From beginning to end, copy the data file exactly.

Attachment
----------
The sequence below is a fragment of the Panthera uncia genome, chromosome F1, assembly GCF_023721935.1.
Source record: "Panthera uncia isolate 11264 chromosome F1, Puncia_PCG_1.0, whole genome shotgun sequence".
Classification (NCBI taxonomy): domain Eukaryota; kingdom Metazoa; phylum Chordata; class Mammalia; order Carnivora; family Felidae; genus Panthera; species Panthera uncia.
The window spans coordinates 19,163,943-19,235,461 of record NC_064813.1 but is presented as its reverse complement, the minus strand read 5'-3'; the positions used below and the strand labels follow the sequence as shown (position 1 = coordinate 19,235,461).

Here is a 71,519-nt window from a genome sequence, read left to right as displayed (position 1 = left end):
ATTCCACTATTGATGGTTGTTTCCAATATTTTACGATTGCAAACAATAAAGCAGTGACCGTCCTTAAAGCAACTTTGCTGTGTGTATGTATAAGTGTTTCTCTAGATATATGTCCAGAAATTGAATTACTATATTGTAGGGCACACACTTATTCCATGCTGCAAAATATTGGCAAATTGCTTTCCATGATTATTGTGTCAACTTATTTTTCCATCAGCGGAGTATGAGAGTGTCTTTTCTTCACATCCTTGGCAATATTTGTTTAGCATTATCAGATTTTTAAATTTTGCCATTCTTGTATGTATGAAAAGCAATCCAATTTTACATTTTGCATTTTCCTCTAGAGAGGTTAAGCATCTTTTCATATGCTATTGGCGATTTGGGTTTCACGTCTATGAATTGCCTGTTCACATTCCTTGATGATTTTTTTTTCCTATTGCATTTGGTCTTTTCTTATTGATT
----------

The sequence below is a fragment of the Panthera uncia genome, chromosome F1, assembly GCF_023721935.1.
Source record: "Panthera uncia isolate 11264 chromosome F1, Puncia_PCG_1.0, whole genome shotgun sequence".
Classification (NCBI taxonomy): domain Eukaryota; kingdom Metazoa; phylum Chordata; class Mammalia; order Carnivora; family Felidae; genus Panthera; species Panthera uncia.
The window spans coordinates 19,163,943-19,235,461 of record NC_064813.1 but is presented as its reverse complement, the minus strand read 5'-3'; the positions used below and the strand labels follow the sequence as shown (position 1 = coordinate 19,235,461).

Here is a 71,519-nt window from a genome sequence, read left to right as displayed (position 1 = left end):
ATTCCACTATTGATGGTTGTTTCCAATATTTTACGATTGCAAACAATAAAGCAGTGACCGTCCTTAAAGCAACTTTGCTGTGTGTATGTATAAGTGTTTCTCTAGATATATGTCCAGAAATTGAATTACTATATTGTAGGGCACACACTTATTCCATGCTGCAAAATATTGGCAAATTGCTTTCCATGATTATTGTGTCAACTTATTTTTCCATCAGCGGAGTATGAGAGTGTCTTTTCTTCACATCCTTGGCAATATTTGTTTAGCATTATCAGATTTTTAAATTTTGCCATTCTTGTATGTATGAAAAGCAATCCAATTTTACATTTTGCATTTTCCTCTAGAGAGGTTAAGCATCTTTTCATATGCTATTGGCGATTTGGGTTTCACGTCTATGAATTGCCTGTTCACATTCCTTGATGATTTTTTTTTCCTATTGCATTTGGTCTTTTCTTATTGATT